Sky News is the only British broadcaster invited to North Korea's Punggye-ri nuclear site as it is dismantled.
It is in mountainous terrain in the north east of the country and is thought to be the North's main nuclear testing facility.
Since 2006, the Pyongyang regime has conducted six nuclear tests and all of them have been in tunnels dug below Mount Mantap, close to Punggye-ri.
The most recent was carried out on 3 September last year and caused a 6.3 magnitude earthquake.
Seismic data suggested the explosion was as high as 250 kilotons, almost 17 times as big as the bomb dropped on Hiroshima in Japan at the end of the Second World War.
In April, North Korean leader Kim Jong Un announced his country would suspend nuclear and missile tests, as well as closing Punggye-ri.
But some scientists have said that the site may have been rendered useless months ago anyway.
It is thought that the site partially collapsed after the September test.
According to a report in the South China Morning Post, scientists found the blast tore a hole in the mountain, which then collapsed on itself.
A second group concluded that the breakdown created a "chimney" that could allow radioactive fallout from the blast zone to rise into the air.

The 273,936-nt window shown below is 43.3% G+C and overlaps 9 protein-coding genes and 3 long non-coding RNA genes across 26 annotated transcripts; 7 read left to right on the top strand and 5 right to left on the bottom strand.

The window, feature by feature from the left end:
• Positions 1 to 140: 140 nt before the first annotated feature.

In October, a Japanese news outlet reported that a tunnel being built at the site had collapsed and as many as 200 workers were dead.
And in December, two aftershocks were detected, raising concerns about the stability of the mountain.
It is difficult to know much about the site, with most information taken from satellite images and tracking the movement of equipment.
Analysts for 38 North, which watches North Korea closely, said on 14 May that several key buildings had been razed, some of the rails for mining carts had been removed, as had several small sheds and outbuildings.
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